The angry Google gods are pissed off once more… The omnipotent internet lords have decided to discharge a new type of penalty upon possessor earthlings (AKA “site owners”) which have sinned by avarice and coveted other possessor’s belongings (AKA “copyright infringement”).
Google’s Amit Singhal (who basically runs the whole Google search show) announced on Friday that starting this week (from August 13th) Google would implement a new signal into the search algorithm that designated to lower the rankings of websites which have frequently infringed the copyrights of others.
What does it means exactly? If a certain number of legitimate content removal requests is being upheld against a website, then Google will devalue the search rankings of this site AS A WHOLE. It still isn’t clear at this point how much requests precisely will trigger this signal but on the post Google references to the Copyright Removal Requests page of its Transparency Report.
Targeting File Sharing Sites?
That page specifies the top copyright infringing domains and you can see a more elaborated infringement overview on this page. Currently, ALL of the top copyright infringing domains are file sharing websites so it is pretty obvious that they are the real target of this update.
Actually, it isn’t so surprising that Google begins to hunt this sort of websites. The company has been under a lot of pressure from Hollywood to filter file sharing websites which illegally pirating content for a long time. However, this step is the first significant move against content pirates by Google which directly demotes the pirates’ rankings and aligns with Hollywood’s interests.
If the impact and the eventual effect of this update will be similar to other prior Google’s filtering updates (such as the Panda or the Penguin), affected websites will get hurt severely and even would be wiped out of rankings almost completely. If indeed so, Hollywood should be satisfied.
Scraping Sites and User-Generated Sites
But even though it appears that the main mark of the update are file sharing pirates, it will likely to hit other websites as well. For example, content scrapers should embrace themselves for a strike too. On these sort of sites there’s mostly copied content and their pages are vastly being requested to be removed from Google’s index by the original content creators.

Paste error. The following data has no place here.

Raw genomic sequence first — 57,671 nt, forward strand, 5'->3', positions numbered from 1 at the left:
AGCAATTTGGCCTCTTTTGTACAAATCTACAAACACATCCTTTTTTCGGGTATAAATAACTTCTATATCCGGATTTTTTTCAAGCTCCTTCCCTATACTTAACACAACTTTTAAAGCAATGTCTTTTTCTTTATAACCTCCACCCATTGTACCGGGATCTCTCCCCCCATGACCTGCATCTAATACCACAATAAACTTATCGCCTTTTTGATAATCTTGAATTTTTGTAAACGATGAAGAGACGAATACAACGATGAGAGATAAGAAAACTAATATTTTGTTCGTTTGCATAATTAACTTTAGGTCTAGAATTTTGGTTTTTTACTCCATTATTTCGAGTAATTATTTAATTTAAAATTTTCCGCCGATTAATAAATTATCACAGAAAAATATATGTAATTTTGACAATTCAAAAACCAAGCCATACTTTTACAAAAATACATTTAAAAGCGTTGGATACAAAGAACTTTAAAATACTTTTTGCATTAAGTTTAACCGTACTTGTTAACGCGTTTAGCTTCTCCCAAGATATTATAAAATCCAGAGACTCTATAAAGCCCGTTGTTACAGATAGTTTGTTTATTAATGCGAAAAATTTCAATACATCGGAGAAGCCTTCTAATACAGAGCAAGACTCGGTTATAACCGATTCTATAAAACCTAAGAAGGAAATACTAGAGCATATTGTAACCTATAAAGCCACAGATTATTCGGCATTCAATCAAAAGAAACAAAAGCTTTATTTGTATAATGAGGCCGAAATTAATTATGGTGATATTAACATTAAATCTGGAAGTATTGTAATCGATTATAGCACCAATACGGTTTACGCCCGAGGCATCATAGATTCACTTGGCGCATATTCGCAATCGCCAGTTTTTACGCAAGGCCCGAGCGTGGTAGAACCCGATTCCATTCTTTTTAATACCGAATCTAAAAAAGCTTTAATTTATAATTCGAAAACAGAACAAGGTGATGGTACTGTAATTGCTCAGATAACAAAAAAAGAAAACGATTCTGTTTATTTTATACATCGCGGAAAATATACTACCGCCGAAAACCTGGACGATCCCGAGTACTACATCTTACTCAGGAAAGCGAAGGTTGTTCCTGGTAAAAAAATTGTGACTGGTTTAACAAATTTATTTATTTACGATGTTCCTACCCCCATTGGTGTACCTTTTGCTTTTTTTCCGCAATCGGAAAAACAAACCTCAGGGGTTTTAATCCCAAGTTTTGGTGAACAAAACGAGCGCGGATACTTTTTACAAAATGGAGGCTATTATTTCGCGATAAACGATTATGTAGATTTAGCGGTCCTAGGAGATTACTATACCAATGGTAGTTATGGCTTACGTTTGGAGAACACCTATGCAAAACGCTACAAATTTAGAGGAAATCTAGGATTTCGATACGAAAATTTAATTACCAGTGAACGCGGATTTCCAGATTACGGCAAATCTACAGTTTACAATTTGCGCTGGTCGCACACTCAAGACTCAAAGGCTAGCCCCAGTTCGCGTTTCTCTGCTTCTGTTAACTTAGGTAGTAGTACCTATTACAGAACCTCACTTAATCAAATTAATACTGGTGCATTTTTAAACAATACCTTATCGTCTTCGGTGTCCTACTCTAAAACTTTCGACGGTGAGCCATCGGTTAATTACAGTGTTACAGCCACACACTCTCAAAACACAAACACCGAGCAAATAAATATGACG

I remember that a few years ago I had to deal myself with such a scraping site which copied my site’s content and in many cases even outranked my original pages! I was filing for hours over hours detailed complaints to Google so its pages will be removed. Perhaps if this update would have been existed back then, it would have saved me a lot of time.
And what about user-generated content sites such as Twitter, Facebook, Pinterest and YouTube? There are clearly a lot of removal requests for those websites, so will Google penalize them too? Google states that there are considering a few more factors before applying a penalty on a website:
We’re treating YouTube like any other site in search rankings. That said, we don’t expect this change to demote results for popular user-generated content sites.
Again, it isn’t quite clear what those factors actually are, but we can speculate that it relates to the overall authoritativeness of the site which driven by all other search signals.
The “Valid” Problem
In theory at least, this update suppose to deliver better quality results as it surfaces original content creators and demotes infringing content pirates. However, we should wait and see if the practical execution will be effective and accurate enough to hit that goal.
There are already concerns about “negative content removal requests attacks” which might wrongfully damage legit sites, an issue that Google MUST address too. Singhal refers on the post to valid copyright removal notices and I hope that “valid” means a complaint that was also found genuine and not a one that just been filed validly.
I do expect that the Google guys have thought about that too and provides a sufficient detection for such unlawful attacks.
Update: You can read my first impressions of the Google DMCA update effects.